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Turtle Island Pottery
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Turtle Island Pottery gets its name from a Native American creation story. In the story a turtle swam to the bottom of a vast sea and brought up mud to make the land. In not too different a fashion, Maggie and Freeman Jones use mud to create their functional and decorative stoneware pottery. The duo moved to North Carolina in 1977. They started Turtle Island Pottery in 1980 after a few years teaching pottery, and since then have made pottery and raised their two children.

Turtle Island Pottery is known for its long-running line of functional stoneware distinct for its opaque white glaze and hand-brushed decorations of blue flowers, green and yellow accents, and dragonflies. Their more recent work is inspired by antique art pottery from the Art Nouveau style and the Arts and Crafts movement. Maggie and Freeman start their work on the wheel, then alter, manipulate, and add details.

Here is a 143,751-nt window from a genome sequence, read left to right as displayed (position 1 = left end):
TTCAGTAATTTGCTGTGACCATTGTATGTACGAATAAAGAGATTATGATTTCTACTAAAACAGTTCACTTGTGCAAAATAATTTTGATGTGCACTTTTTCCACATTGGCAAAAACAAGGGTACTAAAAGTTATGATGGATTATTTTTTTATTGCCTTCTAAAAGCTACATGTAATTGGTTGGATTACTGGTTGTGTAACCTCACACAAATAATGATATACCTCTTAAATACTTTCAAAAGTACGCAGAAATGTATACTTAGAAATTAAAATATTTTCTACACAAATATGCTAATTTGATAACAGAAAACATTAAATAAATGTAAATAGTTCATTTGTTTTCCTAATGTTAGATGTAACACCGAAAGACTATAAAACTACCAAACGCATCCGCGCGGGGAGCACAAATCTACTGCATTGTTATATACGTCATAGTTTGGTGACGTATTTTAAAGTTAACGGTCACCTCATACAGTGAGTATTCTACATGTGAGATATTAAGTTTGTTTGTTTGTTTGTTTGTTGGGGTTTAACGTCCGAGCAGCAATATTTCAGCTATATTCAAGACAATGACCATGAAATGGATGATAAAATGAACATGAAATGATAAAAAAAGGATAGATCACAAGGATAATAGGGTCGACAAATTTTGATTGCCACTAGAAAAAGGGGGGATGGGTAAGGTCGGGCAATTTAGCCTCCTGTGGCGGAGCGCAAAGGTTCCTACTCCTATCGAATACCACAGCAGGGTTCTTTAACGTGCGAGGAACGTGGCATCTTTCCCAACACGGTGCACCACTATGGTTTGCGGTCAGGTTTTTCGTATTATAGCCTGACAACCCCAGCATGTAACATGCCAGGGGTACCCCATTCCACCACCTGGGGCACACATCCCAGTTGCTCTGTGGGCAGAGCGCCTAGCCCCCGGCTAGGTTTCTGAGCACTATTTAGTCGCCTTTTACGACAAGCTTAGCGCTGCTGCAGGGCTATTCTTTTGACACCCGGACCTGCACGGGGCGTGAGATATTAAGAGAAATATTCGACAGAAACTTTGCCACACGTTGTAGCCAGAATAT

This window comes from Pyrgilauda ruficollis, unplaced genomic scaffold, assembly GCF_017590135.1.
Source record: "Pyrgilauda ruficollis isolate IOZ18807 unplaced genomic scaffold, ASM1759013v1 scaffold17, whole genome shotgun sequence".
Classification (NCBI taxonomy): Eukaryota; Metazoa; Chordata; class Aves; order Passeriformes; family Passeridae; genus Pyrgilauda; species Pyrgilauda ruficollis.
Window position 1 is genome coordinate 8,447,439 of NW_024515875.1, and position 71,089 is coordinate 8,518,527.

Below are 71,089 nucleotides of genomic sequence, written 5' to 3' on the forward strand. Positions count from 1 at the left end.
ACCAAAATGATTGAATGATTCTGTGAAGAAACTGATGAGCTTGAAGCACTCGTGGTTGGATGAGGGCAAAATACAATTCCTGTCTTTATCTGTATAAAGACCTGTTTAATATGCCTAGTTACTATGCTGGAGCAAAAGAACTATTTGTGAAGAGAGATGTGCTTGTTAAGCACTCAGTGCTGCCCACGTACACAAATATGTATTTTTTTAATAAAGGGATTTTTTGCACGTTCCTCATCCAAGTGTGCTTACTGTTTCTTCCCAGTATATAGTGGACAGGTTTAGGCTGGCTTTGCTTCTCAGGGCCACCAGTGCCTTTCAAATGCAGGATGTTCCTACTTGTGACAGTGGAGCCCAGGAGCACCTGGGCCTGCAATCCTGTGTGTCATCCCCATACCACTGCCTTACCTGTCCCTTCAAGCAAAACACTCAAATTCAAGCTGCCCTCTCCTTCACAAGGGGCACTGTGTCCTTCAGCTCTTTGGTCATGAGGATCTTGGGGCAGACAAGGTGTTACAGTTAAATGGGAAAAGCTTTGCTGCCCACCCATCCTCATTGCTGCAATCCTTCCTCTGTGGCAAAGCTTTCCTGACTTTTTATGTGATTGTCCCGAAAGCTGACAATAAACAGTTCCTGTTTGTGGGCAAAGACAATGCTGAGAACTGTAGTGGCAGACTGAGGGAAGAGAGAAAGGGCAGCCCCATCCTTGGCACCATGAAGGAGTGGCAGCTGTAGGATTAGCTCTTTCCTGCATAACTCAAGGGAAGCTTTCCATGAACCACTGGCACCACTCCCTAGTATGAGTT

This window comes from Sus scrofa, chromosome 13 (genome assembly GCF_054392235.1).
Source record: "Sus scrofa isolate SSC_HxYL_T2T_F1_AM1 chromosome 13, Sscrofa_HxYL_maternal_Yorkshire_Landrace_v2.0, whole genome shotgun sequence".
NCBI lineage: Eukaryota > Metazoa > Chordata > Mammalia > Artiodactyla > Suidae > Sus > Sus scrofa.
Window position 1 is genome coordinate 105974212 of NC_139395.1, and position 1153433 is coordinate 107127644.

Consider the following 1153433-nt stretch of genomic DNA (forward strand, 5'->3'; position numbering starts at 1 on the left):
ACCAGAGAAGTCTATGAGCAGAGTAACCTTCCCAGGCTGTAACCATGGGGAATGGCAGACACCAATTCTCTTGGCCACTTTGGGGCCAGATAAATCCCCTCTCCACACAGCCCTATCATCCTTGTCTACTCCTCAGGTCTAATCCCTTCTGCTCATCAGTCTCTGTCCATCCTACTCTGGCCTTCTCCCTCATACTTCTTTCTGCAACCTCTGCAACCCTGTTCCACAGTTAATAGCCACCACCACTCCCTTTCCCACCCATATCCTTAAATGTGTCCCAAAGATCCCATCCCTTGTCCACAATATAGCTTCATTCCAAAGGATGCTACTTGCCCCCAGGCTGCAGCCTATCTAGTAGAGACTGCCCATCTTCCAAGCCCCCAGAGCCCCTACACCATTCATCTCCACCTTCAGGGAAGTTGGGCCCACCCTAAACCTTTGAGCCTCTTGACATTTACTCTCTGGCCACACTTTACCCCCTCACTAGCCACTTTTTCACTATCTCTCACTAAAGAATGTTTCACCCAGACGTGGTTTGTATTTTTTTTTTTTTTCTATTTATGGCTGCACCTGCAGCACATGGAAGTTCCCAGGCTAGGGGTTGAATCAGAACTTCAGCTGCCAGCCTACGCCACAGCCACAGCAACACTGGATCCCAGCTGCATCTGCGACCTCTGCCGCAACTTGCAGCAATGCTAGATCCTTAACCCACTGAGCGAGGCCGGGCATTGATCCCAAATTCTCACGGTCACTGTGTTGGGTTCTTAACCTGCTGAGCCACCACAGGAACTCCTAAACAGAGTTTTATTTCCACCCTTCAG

Visitors to Turtle Island Pottery will find a house full of pottery. Maggie and Freeman work from their home a few miles away, but they are readily available to show their work at the gallery. That work ranges from the traditional Turtle Island line to smaller series of work. Noteworthy among their work are their lifelike depictions of animals and natural elements. Each piece ends up as an individual sculpture. Maggie and Freeman paint with minerals and heat by brushing on their glazes and letting the kiln do its magic. Not two pieces are alike!

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